Under normal conditions, and if not distorted or damaged, the o-rings in Frigoboat couplings have a long and trouble-free life. They are unaffected by oils and refrigerants and have a working temperature range from -30C to 100C (-22F to 212F). In normal use the couplings should not see temperatures anywhere close to these extremes. The small o-rings that are permanently sealed in the ends of the coupling halves should never be disturbed unless it is proven beyond doubt that they are leaking, but the main o-ring that is visible when the coupling is disconnected can be changed at any time without loss of refrigerant and with simple tools. This is the one o-ring that can be damaged during installation, and that is why we include spares with every new condensing unit.

From experience, we have heard of o-rings that have been suspected of leaking even though it was never definitively proven that they were. Many problems are often mis-diagnosed as refrigerant leaks, and it seems that the o-rings are typically the first target for suspicion if there’s no obvious damage. All one has to do is to run a finger around a coupling to see if there are any traces of clear refrigerant oil, as where refrigerant leaks out there will almost certainly be traces of oil.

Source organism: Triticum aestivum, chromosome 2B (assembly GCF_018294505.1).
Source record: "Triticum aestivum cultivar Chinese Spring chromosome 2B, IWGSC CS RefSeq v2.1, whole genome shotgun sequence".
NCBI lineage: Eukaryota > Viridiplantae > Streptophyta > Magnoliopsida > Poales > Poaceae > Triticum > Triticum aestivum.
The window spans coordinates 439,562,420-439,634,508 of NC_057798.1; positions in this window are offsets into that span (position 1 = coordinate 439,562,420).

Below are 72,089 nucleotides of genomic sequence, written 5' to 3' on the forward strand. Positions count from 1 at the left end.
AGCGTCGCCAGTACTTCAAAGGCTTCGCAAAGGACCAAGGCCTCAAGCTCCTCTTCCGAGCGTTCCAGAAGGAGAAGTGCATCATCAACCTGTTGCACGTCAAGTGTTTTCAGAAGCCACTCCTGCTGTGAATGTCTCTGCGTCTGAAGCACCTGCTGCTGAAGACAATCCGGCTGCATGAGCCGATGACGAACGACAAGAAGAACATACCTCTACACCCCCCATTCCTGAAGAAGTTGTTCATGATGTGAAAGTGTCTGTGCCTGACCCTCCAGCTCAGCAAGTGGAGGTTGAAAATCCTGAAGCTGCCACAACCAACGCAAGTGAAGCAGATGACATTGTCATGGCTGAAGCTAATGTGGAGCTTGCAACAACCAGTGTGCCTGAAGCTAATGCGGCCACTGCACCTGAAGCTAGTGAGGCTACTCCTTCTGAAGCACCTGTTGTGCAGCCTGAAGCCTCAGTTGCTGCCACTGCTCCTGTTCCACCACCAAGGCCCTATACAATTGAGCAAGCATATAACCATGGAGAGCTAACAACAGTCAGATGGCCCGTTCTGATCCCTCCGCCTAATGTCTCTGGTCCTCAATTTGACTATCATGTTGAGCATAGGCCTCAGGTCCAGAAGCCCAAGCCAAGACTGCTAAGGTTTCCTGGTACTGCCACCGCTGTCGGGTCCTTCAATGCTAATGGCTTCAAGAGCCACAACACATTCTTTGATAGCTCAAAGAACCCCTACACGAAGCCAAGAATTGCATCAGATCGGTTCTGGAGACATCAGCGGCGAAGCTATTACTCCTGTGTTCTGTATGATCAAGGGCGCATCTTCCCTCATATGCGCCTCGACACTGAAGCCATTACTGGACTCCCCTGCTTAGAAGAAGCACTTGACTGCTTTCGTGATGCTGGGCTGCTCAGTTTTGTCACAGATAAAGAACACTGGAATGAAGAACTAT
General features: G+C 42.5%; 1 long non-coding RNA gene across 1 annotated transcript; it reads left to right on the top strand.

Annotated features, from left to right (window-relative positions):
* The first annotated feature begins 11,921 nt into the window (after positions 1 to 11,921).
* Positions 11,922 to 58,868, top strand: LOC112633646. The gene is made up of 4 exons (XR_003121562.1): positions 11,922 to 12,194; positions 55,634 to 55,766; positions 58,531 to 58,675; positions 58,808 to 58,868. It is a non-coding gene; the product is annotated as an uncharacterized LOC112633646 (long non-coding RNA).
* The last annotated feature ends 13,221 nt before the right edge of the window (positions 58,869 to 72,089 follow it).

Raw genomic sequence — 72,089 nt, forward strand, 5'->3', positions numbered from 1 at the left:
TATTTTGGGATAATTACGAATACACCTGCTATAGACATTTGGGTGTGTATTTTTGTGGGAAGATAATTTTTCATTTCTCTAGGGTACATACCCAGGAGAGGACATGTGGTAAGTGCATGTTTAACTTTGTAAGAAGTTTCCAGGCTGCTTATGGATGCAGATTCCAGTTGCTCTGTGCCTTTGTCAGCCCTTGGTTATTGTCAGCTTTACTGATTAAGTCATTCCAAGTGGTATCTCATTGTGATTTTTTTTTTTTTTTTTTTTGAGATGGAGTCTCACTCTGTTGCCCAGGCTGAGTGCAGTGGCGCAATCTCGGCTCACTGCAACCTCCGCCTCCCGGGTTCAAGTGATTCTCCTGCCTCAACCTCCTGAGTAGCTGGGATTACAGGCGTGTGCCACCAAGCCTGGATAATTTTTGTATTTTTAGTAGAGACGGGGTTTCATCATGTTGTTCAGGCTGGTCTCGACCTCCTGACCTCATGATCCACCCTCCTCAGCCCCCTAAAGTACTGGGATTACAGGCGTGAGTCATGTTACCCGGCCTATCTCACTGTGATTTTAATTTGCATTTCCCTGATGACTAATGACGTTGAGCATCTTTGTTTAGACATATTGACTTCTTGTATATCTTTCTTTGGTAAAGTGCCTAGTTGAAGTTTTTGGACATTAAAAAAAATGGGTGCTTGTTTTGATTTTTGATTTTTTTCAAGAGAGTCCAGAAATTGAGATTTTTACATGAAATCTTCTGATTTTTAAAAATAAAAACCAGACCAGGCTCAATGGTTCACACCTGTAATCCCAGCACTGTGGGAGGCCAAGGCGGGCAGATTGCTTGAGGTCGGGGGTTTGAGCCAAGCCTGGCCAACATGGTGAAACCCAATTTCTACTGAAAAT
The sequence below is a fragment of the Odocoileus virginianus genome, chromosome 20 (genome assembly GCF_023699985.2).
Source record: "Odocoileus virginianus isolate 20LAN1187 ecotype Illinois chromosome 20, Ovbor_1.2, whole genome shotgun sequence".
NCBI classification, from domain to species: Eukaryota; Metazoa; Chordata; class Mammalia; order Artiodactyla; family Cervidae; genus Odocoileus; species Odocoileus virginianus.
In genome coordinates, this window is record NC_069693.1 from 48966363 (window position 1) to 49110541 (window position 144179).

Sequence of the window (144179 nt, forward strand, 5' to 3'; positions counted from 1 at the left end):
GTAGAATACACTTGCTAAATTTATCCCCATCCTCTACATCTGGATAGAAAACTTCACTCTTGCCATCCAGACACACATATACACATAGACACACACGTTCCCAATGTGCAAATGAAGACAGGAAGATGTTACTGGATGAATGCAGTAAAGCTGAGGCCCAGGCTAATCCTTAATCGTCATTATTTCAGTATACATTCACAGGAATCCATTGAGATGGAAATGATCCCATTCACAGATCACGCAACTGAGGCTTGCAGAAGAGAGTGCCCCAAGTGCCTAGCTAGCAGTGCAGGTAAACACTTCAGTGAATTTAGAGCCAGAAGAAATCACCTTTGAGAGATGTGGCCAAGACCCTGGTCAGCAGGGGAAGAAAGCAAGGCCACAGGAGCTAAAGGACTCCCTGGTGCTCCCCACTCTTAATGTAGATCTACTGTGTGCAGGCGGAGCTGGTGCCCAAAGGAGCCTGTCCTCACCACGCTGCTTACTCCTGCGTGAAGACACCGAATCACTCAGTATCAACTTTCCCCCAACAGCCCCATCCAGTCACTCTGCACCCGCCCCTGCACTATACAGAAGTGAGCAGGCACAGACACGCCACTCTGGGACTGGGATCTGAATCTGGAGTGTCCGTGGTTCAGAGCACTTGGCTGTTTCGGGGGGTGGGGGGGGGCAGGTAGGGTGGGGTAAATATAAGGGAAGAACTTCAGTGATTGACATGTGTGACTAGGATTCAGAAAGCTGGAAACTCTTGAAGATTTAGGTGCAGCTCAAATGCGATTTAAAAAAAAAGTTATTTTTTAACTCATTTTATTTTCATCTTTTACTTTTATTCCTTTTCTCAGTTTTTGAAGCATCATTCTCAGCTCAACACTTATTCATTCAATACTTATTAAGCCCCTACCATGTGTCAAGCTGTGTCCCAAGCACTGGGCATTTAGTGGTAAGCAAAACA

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Old 10-06-2013, 20:16   #70
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Re: Frigoboat Keel Cooling Refrigeration in Temperate Cold water?

Whoa Frigoboat Info and Richard Kollman: THOSE ERODED KEEL COOLERS ARE NOT MY BOAT, that was a boat I surveyed several years ago. You can rest easy, the owners renewed both the keel coolers and all the eroded thru hulls that haul out. Thanks for your concern though, and all the great advice about it!

Here are my keel coolers, see? they are just fine:

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Oh, wait, no you can't see them because they hadn't been cleaned in four months. Here they are after pressure washing: